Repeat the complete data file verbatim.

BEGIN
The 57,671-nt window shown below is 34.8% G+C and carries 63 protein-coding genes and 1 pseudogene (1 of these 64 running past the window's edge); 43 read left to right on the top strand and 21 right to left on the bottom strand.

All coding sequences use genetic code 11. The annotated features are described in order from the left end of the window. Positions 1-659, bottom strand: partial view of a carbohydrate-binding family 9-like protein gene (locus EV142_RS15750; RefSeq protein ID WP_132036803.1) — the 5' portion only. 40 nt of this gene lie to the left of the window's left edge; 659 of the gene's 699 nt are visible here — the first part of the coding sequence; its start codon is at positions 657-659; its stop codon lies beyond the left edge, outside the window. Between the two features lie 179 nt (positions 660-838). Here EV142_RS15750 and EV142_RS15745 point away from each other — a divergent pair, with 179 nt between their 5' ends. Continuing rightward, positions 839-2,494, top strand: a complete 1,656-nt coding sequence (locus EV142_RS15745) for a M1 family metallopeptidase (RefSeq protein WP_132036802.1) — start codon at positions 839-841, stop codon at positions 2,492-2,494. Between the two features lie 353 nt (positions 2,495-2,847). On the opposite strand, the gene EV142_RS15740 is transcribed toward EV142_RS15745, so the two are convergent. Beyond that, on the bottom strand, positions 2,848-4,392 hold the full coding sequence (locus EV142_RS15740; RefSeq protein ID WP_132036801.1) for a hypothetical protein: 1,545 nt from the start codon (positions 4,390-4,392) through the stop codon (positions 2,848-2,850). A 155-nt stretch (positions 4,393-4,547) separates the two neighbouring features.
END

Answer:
The 57,671-nt window shown below is 34.8% G+C and carries 63 protein-coding genes and 1 pseudogene (1 of these 64 running past the window's edge); 43 read left to right on the top strand and 21 right to left on the bottom strand.

All coding sequences use genetic code 11. The annotated features are described in order from the left end of the window. Positions 1-659, bottom strand: partial view of a carbohydrate-binding family 9-like protein gene (locus EV142_RS15750; RefSeq protein ID WP_132036803.1) — the 5' portion only. 40 nt of this gene lie to the left of the window's left edge; 659 of the gene's 699 nt are visible here — the first part of the coding sequence; its start codon is at positions 657-659; its stop codon lies beyond the left edge, outside the window. Between the two features lie 179 nt (positions 660-838). Here EV142_RS15750 and EV142_RS15745 point away from each other — a divergent pair, with 179 nt between their 5' ends. Continuing rightward, positions 839-2,494, top strand: a complete 1,656-nt coding sequence (locus EV142_RS15745) for a M1 family metallopeptidase (RefSeq protein WP_132036802.1) — start codon at positions 839-841, stop codon at positions 2,492-2,494. Between the two features lie 353 nt (positions 2,495-2,847). On the opposite strand, the gene EV142_RS15740 is transcribed toward EV142_RS15745, so the two are convergent. Beyond that, on the bottom strand, positions 2,848-4,392 hold the full coding sequence (locus EV142_RS15740; RefSeq protein ID WP_132036801.1) for a hypothetical protein: 1,545 nt from the start codon (positions 4,390-4,392) through the stop codon (positions 2,848-2,850). A 155-nt stretch (positions 4,393-4,547) separates the two neighbouring features.